Luckily for Ivan and his mother, they are set up with a fantastic team of psychiatrists, therapists, and social workers. His psychiatrist helped him successfully make the transition out of this latest hospitalization back to home. The therapists and social workers helped his mother find a specialized camp for him over the summer. And they are finally receiving the financial support they need and deserve through the SSI program, removing just one significant concern each month and allowing them to focus on keeping Ivan healthy and stable at home, school, and in the community.

Hear from CDP’s 2016 interns…

Headshot croppedXue Gao, L.L.M. candidate at Northeastern University School of Law

As an international student coming from Shanghai, China, I came to United States to study law for my second graduate degree because I would like to see how the U.S. legal system helps promote equality and well-being in community. It is always my firm belief that we study law not only to make more profits out of it, but more to see how law changes people’s lives for the better.  Advocating for children’s health is completely new to me because few non-profit organizations support children with disabilities in China. I was excited to start my internship at CDP to further confirm my desire to work for vulnerable groups.

My internship at CDP far exceeded my expectations. I used to draw a line for myself, and I assumed that line was my limit. Working at CDP creates magic for me to go beyond that limitation. My supervisors, attorneys Doucette and Leidel gave me enough space to self-learn a new area and offered me great help whenever I needed it.

As a non-native speaker, I highly appreciated the opportunity given by my supervisor to observe multiple client intakes. I did not expect that as a non-native speaker, I would have a valuable experience of interviewing a client on my own. My supervisor provided me with excellent instructions on next steps for clients’ cases and I now have a clear picture of how a typical CDP case works. This is especially a rewarding learning experience I could bring back to China in the future. Also, my supervisor gave me timely constructive feedback on all the client intake memos, assessments, briefs, and record follow-ups I have worked on.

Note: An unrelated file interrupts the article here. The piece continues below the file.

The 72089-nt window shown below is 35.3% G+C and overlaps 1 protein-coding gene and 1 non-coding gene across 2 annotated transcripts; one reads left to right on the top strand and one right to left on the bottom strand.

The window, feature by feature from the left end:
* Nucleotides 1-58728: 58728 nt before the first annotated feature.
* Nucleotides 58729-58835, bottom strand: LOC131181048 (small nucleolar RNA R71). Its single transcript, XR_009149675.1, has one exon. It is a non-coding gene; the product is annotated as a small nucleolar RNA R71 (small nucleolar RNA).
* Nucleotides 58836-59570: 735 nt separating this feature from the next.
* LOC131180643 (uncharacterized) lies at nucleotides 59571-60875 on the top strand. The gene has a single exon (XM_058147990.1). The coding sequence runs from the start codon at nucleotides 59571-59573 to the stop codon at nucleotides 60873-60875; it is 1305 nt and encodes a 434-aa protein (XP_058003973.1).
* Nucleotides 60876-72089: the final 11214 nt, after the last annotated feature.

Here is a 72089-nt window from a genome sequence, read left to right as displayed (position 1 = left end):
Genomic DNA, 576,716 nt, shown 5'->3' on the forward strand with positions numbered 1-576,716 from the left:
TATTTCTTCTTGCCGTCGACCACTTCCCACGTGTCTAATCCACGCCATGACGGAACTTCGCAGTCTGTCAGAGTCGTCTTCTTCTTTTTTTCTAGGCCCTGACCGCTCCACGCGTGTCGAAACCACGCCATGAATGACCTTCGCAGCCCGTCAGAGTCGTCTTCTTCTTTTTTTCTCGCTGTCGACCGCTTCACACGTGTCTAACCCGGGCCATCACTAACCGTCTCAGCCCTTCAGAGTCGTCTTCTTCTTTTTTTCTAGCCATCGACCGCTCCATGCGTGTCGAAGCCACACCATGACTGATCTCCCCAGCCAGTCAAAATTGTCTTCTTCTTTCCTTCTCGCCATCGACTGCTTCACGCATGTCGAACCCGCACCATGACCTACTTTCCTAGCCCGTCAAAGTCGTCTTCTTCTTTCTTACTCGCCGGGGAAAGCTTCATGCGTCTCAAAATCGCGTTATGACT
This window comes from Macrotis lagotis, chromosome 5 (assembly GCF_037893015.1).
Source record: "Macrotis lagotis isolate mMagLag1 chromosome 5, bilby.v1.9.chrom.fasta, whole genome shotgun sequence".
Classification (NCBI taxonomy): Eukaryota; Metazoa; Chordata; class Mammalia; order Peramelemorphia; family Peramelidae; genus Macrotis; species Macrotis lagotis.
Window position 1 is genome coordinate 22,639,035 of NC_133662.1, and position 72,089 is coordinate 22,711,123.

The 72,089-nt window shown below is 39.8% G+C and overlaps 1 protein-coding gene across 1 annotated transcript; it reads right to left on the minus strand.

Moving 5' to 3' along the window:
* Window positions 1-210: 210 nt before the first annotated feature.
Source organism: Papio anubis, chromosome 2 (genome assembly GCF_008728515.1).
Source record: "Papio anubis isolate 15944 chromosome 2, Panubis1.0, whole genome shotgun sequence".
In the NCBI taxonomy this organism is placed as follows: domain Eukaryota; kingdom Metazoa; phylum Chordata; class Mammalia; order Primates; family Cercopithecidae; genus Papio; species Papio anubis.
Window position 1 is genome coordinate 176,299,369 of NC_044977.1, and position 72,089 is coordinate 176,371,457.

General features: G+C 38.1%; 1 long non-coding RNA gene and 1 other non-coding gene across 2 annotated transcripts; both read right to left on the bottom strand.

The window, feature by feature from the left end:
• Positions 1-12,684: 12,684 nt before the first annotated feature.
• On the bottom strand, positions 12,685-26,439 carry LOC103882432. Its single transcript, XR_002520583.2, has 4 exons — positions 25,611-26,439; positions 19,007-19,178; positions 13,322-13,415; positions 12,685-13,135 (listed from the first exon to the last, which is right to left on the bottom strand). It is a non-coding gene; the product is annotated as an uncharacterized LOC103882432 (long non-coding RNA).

The most challenging yet rewarding work during my internship was to read through almost two thousand pages of medical and school records for a child with ADHD, and write the brief for his upcoming hearing. The legal skills and respect I have received in working with CDP far exceeded my expectation. My supervisor shared with me all her thoughts on the case and enlightened me in the way she dealt with those unexpected situations. Also, I appreciated how much my supervisor did to review my brief and help present it in a more convincing and organized way.

I was much honored to work with CDP to contribute my share to help children with disabilities. For me, the internship with CPD definitely made a step forward to advocate for more vulnerable children across the world. I hope to bring this experience back to my home in China in the future, and work with children with disabilities there, because so few organizations do it now.

Photo by GBLS Staff

 

Brittany Peck , first-year law student at Suffolk University Law School

As a first year law student, I was able to get hands-on legal work that had a tremendous impact on the clients that the Children’s Disability Project serves. I was able to visualize a timeline of how clients are brought to the Project through intake or referral, to the individualized legal process that each client brings, and the projected outcome. I was able to see the inner workings of how the Office of Disability Adjudication and Review works, and the process of appeals.